A phase 3 multicenter, double-blind, placebo-controlled, randomized clinical trial in Japan examined the use of pirfenidone. [92] Two-hundred and seventy-five Japanese patients with idiopathic pulmonary fibrosis were randomized to high-dose pirfenidone (n = 108; 1800 mg/d PO), low-dose pirfenidone (n = 55; 1200 mg/d PO), or placebo (n = 104). The primary endpoint was a change in vital capacity from baseline to week 52. Secondary endpoints were progression-free survival time and the change in the lowest SpO2 during a 6-minute steady-state exercise test.

This was followed internationally by the Clinical Studies Assessing Pirfenidone in idiopathic pulmonary fibrosis: Research of Efficacy and Safety Outcomes (CAPACITY) trials (PIPF-004 and PIPF-006), where two concurrent randomized control trials in idiopathic pulmonary fibrosis compared pirfenidone at doses of 2403 mg/day and 1197 mg/day against placebo over 72 weeks.

In study 004, 435 subjects were randomized to a pirfenidone dose of 2403 mg/d (n = 174), a pirfenidone dose of 1197 mg/d (n = 87), or placebo (n = 174). At week 72, a significant reduction in decline of FVC was noted in the group assigned to a pirfenidone dose of 2403 mg/d (-8%) compared with placebo (-12.4%).

In study 006, 344 subjects were randomized to a pirfenidone dose of 2403 mg/d (n = 171) or placebo (n = 173). At week 72, no significant reduction in decline of FVC in the pirfenidone group (-9%) was found compared with placebo (-9.6%). [90]

When data from both studies were pooled together comparing a pirfenidone dose of 2403 mg/d with placebo, a significant reduction in decline of FVC was noted in the pirfenidone group (-8.5%) compared with placebo (-11%). Additionally, in the pooled analysis, pirfenidone prolonged progression-free survival by 26% compared with placebo. Finally, in the pooled analysis, pirfenidone reduced the proportion of patients with a 10% or more decline in FVC by 30% compared with placebo. [90]

In February 2014, InterMune released preliminary data from the phase 3 ASCEND (Assessment of Pirfenidone to Confirm Efficacy and Safety in IPF) trial. [93] The study was a multinational, randomized, double-blind placebo-controlled phase 3 trial to evaluate the safety and efficacy of pirfenidone in patients with idiopathic pulmonary fibrosis and was requested by the FDA because of discrepancies between the two CAPACITY trials in meeting their primary endpoints. Patients (N = 555) were randomly assigned 1:1 to receive oral pirfenidone (2403 mg/day) or placebo and were enrolled at 127 centers in the United States, Australia, Brazil, Croatia, Israel, Mexico, New Zealand, Peru, and Singapore.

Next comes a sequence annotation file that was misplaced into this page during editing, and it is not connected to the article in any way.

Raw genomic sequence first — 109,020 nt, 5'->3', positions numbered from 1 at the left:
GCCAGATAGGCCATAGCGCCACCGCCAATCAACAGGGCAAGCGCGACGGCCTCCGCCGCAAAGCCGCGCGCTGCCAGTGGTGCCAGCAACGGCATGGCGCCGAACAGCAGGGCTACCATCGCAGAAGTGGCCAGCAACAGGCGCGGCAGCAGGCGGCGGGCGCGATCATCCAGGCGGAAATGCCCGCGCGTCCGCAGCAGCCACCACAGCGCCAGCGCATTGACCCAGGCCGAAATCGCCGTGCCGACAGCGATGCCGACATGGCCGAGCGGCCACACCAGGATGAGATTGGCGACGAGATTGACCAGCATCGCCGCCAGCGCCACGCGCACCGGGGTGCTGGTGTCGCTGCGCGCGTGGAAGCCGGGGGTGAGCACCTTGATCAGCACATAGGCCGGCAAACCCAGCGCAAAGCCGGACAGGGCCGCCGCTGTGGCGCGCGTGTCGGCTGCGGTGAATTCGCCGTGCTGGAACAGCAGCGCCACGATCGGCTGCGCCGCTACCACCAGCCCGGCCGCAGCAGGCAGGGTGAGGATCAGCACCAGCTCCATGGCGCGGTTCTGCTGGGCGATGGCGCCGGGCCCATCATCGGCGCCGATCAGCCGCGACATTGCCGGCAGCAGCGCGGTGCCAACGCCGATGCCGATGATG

The primary endpoint was comparing the proportion of patients in the pirfenidone and placebo groups experiencing either a clinically significant change in FVC or death. At week 52, 16.5% of patients in the pirfenidone group experienced an FVC decline of 10% or more or death, compared with 31.8% in the placebo group. Additionally, at week 52, the data demonstrated that 22.7% of patients in the pirfenidone group experienced no decline in FVC, compared with 9.7% in the placebo group. Pirfenidone alone improved progression-free survival and reduced the decline in the 6-minute walk distance. Gastrointestinal and skin-related adverse events were more common in the pirfenidone group than in the placebo group but rarely led to discontinuation of treatment. [91]

Pooled analysis of the CAPACITY and ASCEND studies found that treatment with pirfenidone at 2403 mg/day reduced the proportion of patients experiencing an FVC of 10% or greater or death by 43.8% [94] In addition, there was a reduction in the relative risk of all-cause and idiopathic pulmonary fibrosis–related mortality at 52 weeks with pirfenidone treatment. [85]

Combination therapy with pirfenidone and nintedanib

To date there is no compelling evidence to support the dual use of pirfenidone and nintedanib for the management of idiopathic pulmonary fibrosis. In 2018, Vancheri et al published a clinical trial investigating the safety, tolerability, and pharmacokinetic and exploratory efficacy endpoints in idiopathic pulmonary fibrosis patients treated with nintedanib at 150 mg twice daily for at least 4 weeks and add-on pirfenidone compared with a group of patients treated with nintedanib alone. [95] While on treatment, gastrointestinal adverse effects were reported in 69.8% of the patients treated with nintedanib with add-on pirfenidone, compared with 52.9% in the patients in the nintedanib arm. The investigators concluded there was a manageable safety and tolerability profile in patients with idiopathic pulmonary fibrosis for the combination therapy.

Similar results were reported in a recent phase 2 study in Japan on 50 idiopathic pulmonary fibrosis patients that assessed combination therapy with both antifibrotics and reported adequate tolerability and no effect for nintedanib on the pharmacokinetics of pirfenidone, with promising secondary efficacy data. [96] Future studies to compare the efficacy of combination therapy with single antifibrotic therapy are warranted.

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Tyrosine Kinase Inhibitors

Class Summary

Inhibition of various tyrosine kinases decreases the proliferative activities that lead to fibrosis.

Nintedanib (Ofev)

Nintedanib inhibits multiple tyrosine kinases and targets growth factors, which have been shown to be potentially involved in pulmonary fibrosis (eg, vascular endothelial growth factor receptor [VEGFR], fibroblast growth factor receptor [FGFR], platelet-derived growth factor receptor [PDGF]). It binds competitively to the adenosine triphosphate–binding pocket of these receptors and blocks intracellular signaling, which is crucial for the proliferation, migration, and transformation of fibroblasts, representing essential mechanisms of the idiopathic pulmonary fibrosis pathology.

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Antifibrotic Agents

Class Summary

Reduction of fibroblast proliferation may decrease the formation and/or accumulation of fibrotic materials within the lungs.

Pirfenidone (Esbriet)

The precise mechanism by which pirfenidone may work in pulmonary fibrosis has not been established. It inhibits transforming growth factor (TGF)-β, a chemical mediator that controls many cell functions, including proliferation and differentiation. It also inhibits the synthesis of TNF-α, a cytokine that is known to have an active role in inflammation.